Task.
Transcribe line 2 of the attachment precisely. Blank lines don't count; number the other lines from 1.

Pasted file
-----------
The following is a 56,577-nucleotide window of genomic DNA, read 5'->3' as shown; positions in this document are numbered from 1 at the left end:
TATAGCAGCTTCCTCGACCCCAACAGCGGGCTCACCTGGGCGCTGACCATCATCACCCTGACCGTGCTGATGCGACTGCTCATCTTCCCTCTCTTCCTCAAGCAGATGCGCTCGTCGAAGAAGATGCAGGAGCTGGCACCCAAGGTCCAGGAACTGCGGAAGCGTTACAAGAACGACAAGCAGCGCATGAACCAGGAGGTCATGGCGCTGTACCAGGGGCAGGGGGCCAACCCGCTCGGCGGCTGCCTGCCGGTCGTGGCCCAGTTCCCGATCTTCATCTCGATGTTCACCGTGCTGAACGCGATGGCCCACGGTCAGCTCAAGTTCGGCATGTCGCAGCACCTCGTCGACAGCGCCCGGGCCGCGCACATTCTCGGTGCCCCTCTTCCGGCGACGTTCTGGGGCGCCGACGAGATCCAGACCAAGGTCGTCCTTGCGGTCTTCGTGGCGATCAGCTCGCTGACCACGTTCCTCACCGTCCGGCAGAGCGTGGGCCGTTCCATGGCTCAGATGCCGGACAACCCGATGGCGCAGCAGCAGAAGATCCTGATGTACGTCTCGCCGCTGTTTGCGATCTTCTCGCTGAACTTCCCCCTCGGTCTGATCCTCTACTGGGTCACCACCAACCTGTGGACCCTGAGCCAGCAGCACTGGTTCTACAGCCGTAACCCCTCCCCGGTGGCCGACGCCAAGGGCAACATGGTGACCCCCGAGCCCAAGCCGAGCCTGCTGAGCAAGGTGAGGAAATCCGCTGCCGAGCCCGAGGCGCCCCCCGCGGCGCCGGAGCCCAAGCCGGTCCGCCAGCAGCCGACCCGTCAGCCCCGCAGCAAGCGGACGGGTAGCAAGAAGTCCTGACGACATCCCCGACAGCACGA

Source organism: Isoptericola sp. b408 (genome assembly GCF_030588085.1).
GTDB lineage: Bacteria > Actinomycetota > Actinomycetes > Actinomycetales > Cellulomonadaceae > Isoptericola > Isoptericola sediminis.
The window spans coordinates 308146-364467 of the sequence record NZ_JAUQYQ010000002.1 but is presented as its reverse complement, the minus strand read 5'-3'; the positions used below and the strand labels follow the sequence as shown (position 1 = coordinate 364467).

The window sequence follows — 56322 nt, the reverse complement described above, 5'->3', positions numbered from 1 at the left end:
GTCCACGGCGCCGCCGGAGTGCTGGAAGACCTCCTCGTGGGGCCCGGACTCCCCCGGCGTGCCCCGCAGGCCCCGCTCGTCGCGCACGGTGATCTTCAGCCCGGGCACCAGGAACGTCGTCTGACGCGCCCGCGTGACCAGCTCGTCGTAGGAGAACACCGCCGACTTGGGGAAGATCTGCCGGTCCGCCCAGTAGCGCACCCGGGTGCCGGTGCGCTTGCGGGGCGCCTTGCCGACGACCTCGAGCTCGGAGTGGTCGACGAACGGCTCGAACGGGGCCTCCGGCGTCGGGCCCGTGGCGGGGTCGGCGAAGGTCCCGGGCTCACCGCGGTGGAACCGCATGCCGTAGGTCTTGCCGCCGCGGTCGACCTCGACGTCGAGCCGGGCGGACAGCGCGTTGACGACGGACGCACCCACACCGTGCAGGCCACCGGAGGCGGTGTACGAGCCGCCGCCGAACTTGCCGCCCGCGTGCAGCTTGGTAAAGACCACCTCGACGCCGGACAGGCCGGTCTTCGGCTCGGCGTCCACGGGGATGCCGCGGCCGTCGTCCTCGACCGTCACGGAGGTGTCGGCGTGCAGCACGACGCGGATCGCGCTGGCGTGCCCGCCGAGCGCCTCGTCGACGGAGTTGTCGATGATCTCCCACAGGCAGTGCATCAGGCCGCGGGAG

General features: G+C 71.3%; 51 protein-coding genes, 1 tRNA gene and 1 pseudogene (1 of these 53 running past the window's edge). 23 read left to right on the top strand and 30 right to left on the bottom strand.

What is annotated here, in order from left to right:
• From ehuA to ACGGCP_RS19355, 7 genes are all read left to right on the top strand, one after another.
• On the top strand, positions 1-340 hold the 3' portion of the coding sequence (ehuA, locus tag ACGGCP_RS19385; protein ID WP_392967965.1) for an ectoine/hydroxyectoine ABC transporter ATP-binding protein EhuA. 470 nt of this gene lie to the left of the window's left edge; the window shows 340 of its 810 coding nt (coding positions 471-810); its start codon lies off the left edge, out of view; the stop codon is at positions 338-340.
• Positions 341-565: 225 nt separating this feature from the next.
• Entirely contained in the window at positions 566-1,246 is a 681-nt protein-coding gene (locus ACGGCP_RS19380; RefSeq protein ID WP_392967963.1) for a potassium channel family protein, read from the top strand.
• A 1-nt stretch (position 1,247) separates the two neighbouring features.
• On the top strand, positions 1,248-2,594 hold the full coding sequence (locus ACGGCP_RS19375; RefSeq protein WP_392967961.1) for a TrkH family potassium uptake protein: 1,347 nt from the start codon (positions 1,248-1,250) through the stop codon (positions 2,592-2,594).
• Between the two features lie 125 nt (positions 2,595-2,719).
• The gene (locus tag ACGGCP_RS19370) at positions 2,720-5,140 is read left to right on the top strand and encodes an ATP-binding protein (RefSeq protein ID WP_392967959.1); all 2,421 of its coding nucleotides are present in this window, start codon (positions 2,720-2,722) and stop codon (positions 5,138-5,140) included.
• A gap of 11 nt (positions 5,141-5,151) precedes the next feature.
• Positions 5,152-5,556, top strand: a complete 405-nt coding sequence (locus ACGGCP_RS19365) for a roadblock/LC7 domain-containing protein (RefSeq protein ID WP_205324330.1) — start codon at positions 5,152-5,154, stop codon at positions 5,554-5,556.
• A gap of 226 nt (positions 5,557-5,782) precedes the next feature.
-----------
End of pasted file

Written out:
TATAGCAGCTTCCTCGACCCCAACAGCGGGCTCACCTGGGCGCTGACCATCATCACCCTGACCGTGCTGATGCGACTGCTCATCTTCCCTCTCTTCCTCAAGCAGATGCGCTCGTCGAAGAAGATGCAGGAGCTGGCACCCAAGGTCCAGGAACTGCGGAAGCGTTACAAGAACGACAAGCAGCGCATGAACCAGGAGGTCATGGCGCTGTACCAGGGGCAGGGGGCCAACCCGCTCGGCGGCTGCCTGCCGGTCGTGGCCCAGTTCCCGATCTTCATCTCGATGTTCACCGTGCTGAACGCGATGGCCCACGGTCAGCTCAAGTTCGGCATGTCGCAGCACCTCGTCGACAGCGCCCGGGCCGCGCACATTCTCGGTGCCCCTCTTCCGGCGACGTTCTGGGGCGCCGACGAGATCCAGACCAAGGTCGTCCTTGCGGTCTTCGTGGCGATCAGCTCGCTGACCACGTTCCTCACCGTCCGGCAGAGCGTGGGCCGTTCCATGGCTCAGATGCCGGACAACCCGATGGCGCAGCAGCAGAAGATCCTGATGTACGTCTCGCCGCTGTTTGCGATCTTCTCGCTGAACTTCCCCCTCGGTCTGATCCTCTACTGGGTCACCACCAACCTGTGGACCCTGAGCCAGCAGCACTGGTTCTACAGCCGTAACCCCTCCCCGGTGGCCGACGCCAAGGGCAACATGGTGACCCCCGAGCCCAAGCCGAGCCTGCTGAGCAAGGTGAGGAAATCCGCTGCCGAGCCCGAGGCGCCCCCCGCGGCGCCGGAGCCCAAGCCGGTCCGCCAGCAGCCGACCCGTCAGCCCCGCAGCAAGCGGACGGGTAGCAAGAAGTCCTGACGACATCCCCGACAGCACGA